Saturday, 16 May 2020

The Paradox of the Tiananmen Square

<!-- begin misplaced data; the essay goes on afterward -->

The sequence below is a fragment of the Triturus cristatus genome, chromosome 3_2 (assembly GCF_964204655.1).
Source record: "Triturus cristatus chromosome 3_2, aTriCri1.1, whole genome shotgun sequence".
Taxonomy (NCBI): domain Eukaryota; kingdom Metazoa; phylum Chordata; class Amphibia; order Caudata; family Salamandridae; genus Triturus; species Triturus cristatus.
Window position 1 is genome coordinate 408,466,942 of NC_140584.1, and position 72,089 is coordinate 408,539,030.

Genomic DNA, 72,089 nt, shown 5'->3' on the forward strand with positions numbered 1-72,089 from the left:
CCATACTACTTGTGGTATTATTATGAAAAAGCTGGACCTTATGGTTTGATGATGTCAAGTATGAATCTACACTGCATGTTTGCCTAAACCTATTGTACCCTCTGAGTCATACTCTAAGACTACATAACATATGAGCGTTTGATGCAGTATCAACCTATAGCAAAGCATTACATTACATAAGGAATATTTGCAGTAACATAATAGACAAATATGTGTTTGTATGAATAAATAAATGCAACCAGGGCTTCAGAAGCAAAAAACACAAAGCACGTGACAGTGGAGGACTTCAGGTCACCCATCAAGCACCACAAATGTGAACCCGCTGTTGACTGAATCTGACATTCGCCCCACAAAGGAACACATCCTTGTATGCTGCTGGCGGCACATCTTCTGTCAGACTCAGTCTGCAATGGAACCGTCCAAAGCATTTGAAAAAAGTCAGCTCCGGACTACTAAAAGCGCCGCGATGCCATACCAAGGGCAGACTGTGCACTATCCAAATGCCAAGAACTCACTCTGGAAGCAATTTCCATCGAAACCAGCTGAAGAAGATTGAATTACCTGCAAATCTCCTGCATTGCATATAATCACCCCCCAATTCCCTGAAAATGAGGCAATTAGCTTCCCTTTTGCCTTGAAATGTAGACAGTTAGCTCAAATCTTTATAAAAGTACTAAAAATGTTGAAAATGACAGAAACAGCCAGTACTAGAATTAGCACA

Paradoxically, a free market economy can be created by exterminating a popular pro-democracy movement. The rise of China as a global economic powerhouse is the consequence of the Chinese government’s decision in 1989 to send troops armed with assault rifles and tanks to the Tiananmen Square and massacre thousands of pro-democracy protestors who had gathered there. The Tiananmen Square massacre put an end to all opposition to the communist regime, and China became a politically stable country. Having implemented free market reforms in 1979, China was receiving foreign investments for a decade, but after the massacre there was a great leap in the investments coming into the country—the big corporations prefer to invest in countries which are politically stable and have a business friendly regulatory system. China, after 1989, offered political stability and a business-friendly regulatory system, and it saw such massive rise in investments and trade that, by 2010, it overtook Japan as the world’s second-largest economy.

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